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Alleged Y2K bomb plot accomplice on trial

NEW YORK (CNN) -- Jury selection began Monday in the federal trial of an Algerian national accused of being involved in a foiled Y2K bomb plot.

Mokhtar Haouari is charged with providing material support to a terrorist enterprise. Jury selection is scheduled to resume Tuesday. The trial is expected to last two weeks.

"He's passionate in his denial of being a terrorist," said defense attorney Daniel Ollen.

The bomb plot unraveled when Ahmed Ressam, 34, from Algeria, was caught in December 1999 while crossing the Canadian border into Washington state with a trunk filled with explosives and timing devices. In April, a jury found Ressam guilty after a month-long federal trial in Los Angeles.

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Prosecutors say Haouari, 32, a Montreal shopkeeper who had lived in Canada since 1994, was a facilitator of an Islamic militant cell known as the Armed Islamic Group, also known by its French initials as GIA.

Ressam is now expected to be a prosecution witness against Haouari, according to Ollen. Ressam's testimony could clarify the intended target of the bomb plot, which has never been publicly revealed.

Canadian investigators found a map in Ressam's Montreal apartment showing Los Angeles International and two other southern California airports circled.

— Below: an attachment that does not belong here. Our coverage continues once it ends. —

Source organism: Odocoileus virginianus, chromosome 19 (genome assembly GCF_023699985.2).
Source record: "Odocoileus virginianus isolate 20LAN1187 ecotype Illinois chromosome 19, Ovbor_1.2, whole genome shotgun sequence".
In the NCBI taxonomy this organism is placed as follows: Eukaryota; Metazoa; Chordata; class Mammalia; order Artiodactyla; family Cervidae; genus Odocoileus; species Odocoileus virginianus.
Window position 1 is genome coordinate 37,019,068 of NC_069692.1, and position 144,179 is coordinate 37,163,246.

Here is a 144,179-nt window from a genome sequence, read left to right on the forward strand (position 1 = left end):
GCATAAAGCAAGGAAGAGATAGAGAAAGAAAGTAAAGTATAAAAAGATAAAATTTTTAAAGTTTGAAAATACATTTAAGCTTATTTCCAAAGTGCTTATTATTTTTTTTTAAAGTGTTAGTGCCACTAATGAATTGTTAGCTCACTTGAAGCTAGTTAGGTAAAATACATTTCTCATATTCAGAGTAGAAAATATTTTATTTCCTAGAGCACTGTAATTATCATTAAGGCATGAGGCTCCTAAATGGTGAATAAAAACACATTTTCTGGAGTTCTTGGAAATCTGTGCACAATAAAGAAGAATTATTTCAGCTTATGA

Seattle canceled its New Year's celebration centered around the Space Needle after Ressam's arrest.

Testimony against Haouari was also expected to come from his one-time co-defendant, Abdel Ghani Meskini, 33, a fellow Algerian who pled guilty to his role in March and is now cooperating with the U.S. government.

Meskini previously testified against Ressam, saying Haouari ordered him to Seattle to meet Ressam after he crossed the border.

Police traced Meskini from a scrap of paper in Ressam's pocket with the name "Ghani" and a 718 area code telephone number; they arrested him in his Brooklyn apartment two days before New Year's 2000.

Meskini said he created fake passports and Social Security cards, obtained cash with fake ATM cards and forged checks, and shopped with stolen credit cards -- and implicated Haouari in the scheme.

Ressam trained in the Afghanistan military camps financed by Osama bin Laden, according to Canadian and French investigators, but during his trial U.S. District Judge John Coughenour forbade prosecutors to talk about bin Laden and excluded testimony that might have linked Ressam and other alleged conspirators to a global terrorist network.

Ressam and three of his former Montreal roommates are suspected of having links to GIA. The militant group is opposed to the Algerian government and is blamed for subway bombings and airplane hijackings in France.


Greta@LAW




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